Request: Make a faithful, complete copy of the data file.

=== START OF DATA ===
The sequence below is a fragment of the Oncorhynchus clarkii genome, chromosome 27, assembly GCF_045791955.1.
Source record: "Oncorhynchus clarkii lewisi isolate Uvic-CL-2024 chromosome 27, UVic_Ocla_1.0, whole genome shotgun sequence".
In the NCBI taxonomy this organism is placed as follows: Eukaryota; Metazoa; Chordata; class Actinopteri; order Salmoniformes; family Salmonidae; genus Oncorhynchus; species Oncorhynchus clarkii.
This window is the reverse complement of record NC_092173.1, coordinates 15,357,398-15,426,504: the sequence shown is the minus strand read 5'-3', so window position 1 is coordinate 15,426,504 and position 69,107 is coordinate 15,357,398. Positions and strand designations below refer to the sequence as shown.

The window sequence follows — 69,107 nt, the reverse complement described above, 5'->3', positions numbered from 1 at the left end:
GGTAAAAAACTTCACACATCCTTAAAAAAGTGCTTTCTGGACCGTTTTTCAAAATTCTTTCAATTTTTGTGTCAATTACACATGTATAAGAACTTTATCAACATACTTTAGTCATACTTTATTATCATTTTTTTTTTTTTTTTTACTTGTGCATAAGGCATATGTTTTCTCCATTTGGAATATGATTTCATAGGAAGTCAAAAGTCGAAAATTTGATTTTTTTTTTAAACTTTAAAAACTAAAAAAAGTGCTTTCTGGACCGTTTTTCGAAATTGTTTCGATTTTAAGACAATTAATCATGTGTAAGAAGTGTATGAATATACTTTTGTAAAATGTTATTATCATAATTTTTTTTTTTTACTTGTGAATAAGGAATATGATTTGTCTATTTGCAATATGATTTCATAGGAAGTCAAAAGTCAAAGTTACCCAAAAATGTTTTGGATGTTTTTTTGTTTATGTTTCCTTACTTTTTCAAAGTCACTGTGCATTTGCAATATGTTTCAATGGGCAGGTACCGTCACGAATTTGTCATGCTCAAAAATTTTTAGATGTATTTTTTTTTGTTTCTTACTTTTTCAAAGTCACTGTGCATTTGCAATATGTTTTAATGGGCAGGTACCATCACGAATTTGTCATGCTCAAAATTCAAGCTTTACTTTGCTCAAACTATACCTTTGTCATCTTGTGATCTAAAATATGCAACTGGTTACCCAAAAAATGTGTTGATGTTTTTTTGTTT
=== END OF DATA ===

The sequence below is a fragment of the Oncorhynchus clarkii genome, chromosome 27, assembly GCF_045791955.1.
Source record: "Oncorhynchus clarkii lewisi isolate Uvic-CL-2024 chromosome 27, UVic_Ocla_1.0, whole genome shotgun sequence".
In the NCBI taxonomy this organism is placed as follows: Eukaryota; Metazoa; Chordata; class Actinopteri; order Salmoniformes; family Salmonidae; genus Oncorhynchus; species Oncorhynchus clarkii.
This window is the reverse complement of record NC_092173.1, coordinates 15,357,398-15,426,504: the sequence shown is the minus strand read 5'-3', so window position 1 is coordinate 15,426,504 and position 69,107 is coordinate 15,357,398. Positions and strand designations below refer to the sequence as shown.

The window sequence follows — 69,107 nt, the reverse complement described above, 5'->3', positions numbered from 1 at the left end:
GGTAAAAAACTTCACACATCCTTAAAAAAGTGCTTTCTGGACCGTTTTTCAAAATTCTTTCAATTTTTGTGTCAATTACACATGTATAAGAACTTTATCAACATACTTTAGTCATACTTTATTATCATTTTTTTTTTTTTTTTTACTTGTGCATAAGGCATATGTTTTCTCCATTTGGAATATGATTTCATAGGAAGTCAAAAGTCGAAAATTTGATTTTTTTTTTAAACTTTAAAAACTAAAAAAAGTGCTTTCTGGACCGTTTTTCGAAATTGTTTCGATTTTAAGACAATTAATCATGTGTAAGAAGTGTATGAATATACTTTTGTAAAATGTTATTATCATAATTTTTTTTTTTTACTTGTGAATAAGGAATATGATTTGTCTATTTGCAATATGATTTCATAGGAAGTCAAAAGTCAAAGTTACCCAAAAATGTTTTGGATGTTTTTTTGTTTATGTTTCCTTACTTTTTCAAAGTCACTGTGCATTTGCAATATGTTTCAATGGGCAGGTACCGTCACGAATTTGTCATGCTCAAAAATTTTTAGATGTATTTTTTTTTGTTTCTTACTTTTTCAAAGTCACTGTGCATTTGCAATATGTTTTAATGGGCAGGTACCATCACGAATTTGTCATGCTCAAAATTCAAGCTTTACTTTGCTCAAACTATACCTTTGTCATCTTGTGATCTAAAATATGCAACTGGTTACCCAAAAAATGTGTTGATGTTTTTTTGTTT